Wednesday, November 29, 2006

George's Same Old Song And Dance

If politics was more like show business, George Bush's 15 minutes of fame would be long past and we would have already added him to the scrapheap of history that includes the likes of Kato Kaelin, Jennifer Wilbanks and the guys who gave us the Macarena. Sadly, it is not.

A mere three weeks after Republicans took a drubbing in mid-term elections, which most agree was a scathing repudiation of the President's Iraq policy, Mr. Bush is back on his old message. In spite of mounting evidence suggesting that Iraq is fragmenting into a religious civil war, the President was recently quoted as saying, "There's a lot of sectarian violence taking place, fomented in my opinion because of the attacks by al Qaeda, causing people to seek reprisal."

al Qaeda...Where have I heard that tune before?

Mr. Bush fails to understand that violence in Iraq is not the work of terrorists. Just like tensions between Christianity and Islam are over a thousand years old, so are the tensions between Shiites and the Sunnis. They go back to the death of the prophet Mohammed and largely have to do with who has authority on religious matters within the Islamic faith. Any student of history knows that when conflict arises around religion, the body count quickly mounts. But then Mr. Bush by his own admission is not exactly known for his scholarly ways. Perhaps he should read a little more. Suggested topics are the crusades, Northern Ireland and the formation of the modern state of Israel.

But Nero keeps fiddling while Rome burns.

The President went on to say that, "There's one thing I'm not going to do, I'm not going to pull our troops off the battlefield before the mission is complete." The Iraq war is currently the fourth longest war in US history and, after Vietnam, the one that is most likely to end up in failure. Violence is spinning out of control, we’re approaching 3,000 dead military personnel and the President is back to digging in his heels. It is imperative that the incoming Congress not allow him to do so.

Tomorrow, Mr. Bush prepares to meet with Iraqi Prime Minister Nouri al-Maliki, to discuss the situation and ways to curb the violence. Once again, he has come too late to the party. Key members of al-Maliki's coalition government have suspended their participation in parliament and could withdraw their support altogether. A US memo has reached the press that questions Mr. al-Maliki;s ability to manage the escalating violence, and 2,700 U.S. troops are poised to move into Baghdad in an attempt to secure it.

Can the collapse of the Iraqi government be far behind? And if so, what then?


Blogger RoseCovered Glasses said...

I would like to supplement this article with some information:

I am a 2 tour Vietnam Veteran who recently retired after 36 years of working in the Defense Industrial Complex on many of the weapons systems being used by our forces as we speak.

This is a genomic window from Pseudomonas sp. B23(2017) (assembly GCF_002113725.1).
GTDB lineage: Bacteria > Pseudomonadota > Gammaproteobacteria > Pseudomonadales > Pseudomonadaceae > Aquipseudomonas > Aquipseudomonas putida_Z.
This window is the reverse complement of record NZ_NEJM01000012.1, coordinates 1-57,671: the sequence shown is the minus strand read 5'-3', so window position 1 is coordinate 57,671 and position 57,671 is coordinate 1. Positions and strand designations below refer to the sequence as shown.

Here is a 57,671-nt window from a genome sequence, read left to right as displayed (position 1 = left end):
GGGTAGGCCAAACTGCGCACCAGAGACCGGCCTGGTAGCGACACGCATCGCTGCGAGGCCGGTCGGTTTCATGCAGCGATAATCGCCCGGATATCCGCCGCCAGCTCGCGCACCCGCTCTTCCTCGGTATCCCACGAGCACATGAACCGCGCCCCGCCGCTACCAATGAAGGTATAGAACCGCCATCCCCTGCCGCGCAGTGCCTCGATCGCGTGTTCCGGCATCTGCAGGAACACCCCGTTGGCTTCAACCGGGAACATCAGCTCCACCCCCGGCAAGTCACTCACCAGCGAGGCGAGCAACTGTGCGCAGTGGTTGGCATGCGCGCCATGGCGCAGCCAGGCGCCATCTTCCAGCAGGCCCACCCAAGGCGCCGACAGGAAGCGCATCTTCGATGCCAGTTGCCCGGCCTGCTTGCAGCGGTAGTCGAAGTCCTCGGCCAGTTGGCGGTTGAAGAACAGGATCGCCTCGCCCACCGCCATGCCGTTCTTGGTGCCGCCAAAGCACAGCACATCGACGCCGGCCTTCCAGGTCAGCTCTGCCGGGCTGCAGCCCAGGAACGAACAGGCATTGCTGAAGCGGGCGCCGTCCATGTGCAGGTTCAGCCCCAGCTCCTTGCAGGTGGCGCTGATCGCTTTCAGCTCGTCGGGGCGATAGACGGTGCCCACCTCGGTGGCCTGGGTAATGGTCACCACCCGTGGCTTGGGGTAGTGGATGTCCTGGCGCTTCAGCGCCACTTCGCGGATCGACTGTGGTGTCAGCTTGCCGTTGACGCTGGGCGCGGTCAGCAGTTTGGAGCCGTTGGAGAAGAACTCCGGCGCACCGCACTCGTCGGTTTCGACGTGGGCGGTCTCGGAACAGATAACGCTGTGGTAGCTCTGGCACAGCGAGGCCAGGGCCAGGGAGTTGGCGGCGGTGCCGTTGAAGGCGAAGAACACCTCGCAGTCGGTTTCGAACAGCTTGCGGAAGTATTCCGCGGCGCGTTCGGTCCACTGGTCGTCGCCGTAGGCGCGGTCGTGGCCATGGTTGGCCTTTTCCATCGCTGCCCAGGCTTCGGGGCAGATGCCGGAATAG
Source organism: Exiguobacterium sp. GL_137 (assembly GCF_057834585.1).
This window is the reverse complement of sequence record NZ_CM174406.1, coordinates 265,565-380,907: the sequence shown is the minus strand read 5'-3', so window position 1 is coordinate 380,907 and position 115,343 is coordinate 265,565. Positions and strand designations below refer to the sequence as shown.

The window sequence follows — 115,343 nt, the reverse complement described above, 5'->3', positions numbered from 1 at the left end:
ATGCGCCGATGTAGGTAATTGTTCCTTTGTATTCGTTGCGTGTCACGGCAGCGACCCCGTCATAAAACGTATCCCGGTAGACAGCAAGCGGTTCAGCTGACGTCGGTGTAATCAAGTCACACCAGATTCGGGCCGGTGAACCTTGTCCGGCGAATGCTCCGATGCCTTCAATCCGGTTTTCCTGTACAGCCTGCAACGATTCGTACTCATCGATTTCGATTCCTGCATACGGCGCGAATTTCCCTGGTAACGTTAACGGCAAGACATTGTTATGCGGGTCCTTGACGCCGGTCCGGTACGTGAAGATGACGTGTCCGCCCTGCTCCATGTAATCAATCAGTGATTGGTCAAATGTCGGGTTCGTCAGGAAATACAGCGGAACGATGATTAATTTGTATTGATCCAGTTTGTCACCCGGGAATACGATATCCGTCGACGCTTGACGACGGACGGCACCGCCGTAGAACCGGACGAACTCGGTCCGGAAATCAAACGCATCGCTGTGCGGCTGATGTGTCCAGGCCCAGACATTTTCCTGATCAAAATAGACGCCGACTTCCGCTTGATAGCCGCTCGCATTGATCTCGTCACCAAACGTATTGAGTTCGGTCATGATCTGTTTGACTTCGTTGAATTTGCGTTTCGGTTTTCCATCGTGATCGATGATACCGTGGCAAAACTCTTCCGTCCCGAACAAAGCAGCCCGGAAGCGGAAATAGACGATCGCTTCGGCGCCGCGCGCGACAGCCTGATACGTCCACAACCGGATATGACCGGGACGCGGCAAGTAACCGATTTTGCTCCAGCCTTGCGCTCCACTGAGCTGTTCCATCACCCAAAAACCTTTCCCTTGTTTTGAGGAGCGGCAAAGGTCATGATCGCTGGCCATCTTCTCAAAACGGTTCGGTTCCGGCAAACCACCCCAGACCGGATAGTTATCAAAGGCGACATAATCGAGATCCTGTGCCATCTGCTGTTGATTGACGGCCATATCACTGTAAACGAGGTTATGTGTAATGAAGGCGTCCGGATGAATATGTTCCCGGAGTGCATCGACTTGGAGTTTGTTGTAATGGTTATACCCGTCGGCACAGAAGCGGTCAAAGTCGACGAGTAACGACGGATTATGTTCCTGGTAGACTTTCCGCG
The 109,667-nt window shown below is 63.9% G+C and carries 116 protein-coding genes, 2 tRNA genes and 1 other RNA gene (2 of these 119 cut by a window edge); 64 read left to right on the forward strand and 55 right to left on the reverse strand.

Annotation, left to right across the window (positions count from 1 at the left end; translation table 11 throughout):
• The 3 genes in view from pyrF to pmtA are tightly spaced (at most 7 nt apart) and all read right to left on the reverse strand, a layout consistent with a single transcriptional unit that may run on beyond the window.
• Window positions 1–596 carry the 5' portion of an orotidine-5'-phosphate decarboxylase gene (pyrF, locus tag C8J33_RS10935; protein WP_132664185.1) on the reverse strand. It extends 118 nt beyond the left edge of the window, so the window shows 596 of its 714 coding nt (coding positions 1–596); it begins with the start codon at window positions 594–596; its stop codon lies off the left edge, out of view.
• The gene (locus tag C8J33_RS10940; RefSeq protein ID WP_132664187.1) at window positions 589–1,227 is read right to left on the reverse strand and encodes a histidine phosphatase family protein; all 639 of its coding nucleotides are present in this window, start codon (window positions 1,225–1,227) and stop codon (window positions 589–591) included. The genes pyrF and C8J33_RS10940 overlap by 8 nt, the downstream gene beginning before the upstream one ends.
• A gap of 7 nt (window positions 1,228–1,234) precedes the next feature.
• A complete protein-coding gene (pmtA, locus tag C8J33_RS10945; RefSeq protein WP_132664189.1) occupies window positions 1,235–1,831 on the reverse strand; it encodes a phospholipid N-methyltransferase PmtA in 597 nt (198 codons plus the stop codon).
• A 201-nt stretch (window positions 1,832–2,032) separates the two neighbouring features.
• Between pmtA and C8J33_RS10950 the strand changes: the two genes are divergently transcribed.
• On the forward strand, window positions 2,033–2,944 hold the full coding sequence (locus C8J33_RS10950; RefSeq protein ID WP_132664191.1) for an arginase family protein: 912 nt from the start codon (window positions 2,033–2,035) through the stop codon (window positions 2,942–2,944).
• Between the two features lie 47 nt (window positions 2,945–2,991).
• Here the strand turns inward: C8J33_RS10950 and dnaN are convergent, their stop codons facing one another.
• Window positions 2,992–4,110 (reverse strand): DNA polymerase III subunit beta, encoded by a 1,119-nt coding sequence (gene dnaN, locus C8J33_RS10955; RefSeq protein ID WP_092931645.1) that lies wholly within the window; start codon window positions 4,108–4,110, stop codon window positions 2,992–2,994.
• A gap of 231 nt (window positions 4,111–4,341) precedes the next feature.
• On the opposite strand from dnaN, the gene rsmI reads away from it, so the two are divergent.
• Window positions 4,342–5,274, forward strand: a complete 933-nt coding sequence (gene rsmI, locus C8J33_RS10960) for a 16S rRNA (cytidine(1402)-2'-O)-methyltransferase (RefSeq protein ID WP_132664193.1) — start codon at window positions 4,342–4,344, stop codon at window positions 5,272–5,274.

If you are interested in a view of the inside of the Pentagon procurement process from Vietnam to Iraq please check the posting at my blog entitled, “Odyssey of Armements”

The Pentagon is a giant,incredibly complex establishment,budgeted in excess of $500B per year. The Rumsfelds, the Adminisitrations and the Congressmen come and go but the real machinery of policy and procurement keeps grinding away, presenting the politicos who arrive with detail and alternatives slanted to perpetuate itself.

How can any newcomer, be he a President, a Congressman or even the Sec. Def. to be - Mr. Gates- understand such complexity, particulary if heretofore he has not had the clearance to get the full details?

Answer- he can’t. Therefor he accepts the alternatives provided by the career establishment that never goes away and he hopes he makes the right choices. Or he is influenced by a lobbyist or two representing companies in his district or special interest groups.

From a practical standpoint, policy and war decisions are made far below the levels of the talking heads who take the heat or the credit for the results.

This situation is unfortunate but it is ablsolute fact. Take it from one who has been to war and worked in the establishment.

This giant policy making and war machine will eventually come apart and have to be put back together to operate smaller, leaner and on less fuel. But that won’t happen unitil it hits a brick wall at high speed.

We will then have to run a Volkswagon instead of a Caddy and get along somehow. We better start practicing now and get off our high horse. Our golden aura in the world is beginning to dull from arrogance.

8:55 PM  
Anonymous Anonymous said...

Isn't one definition of insanity continuing to make the same errors repeatedly, yet expecting different results?

11:40 PM  

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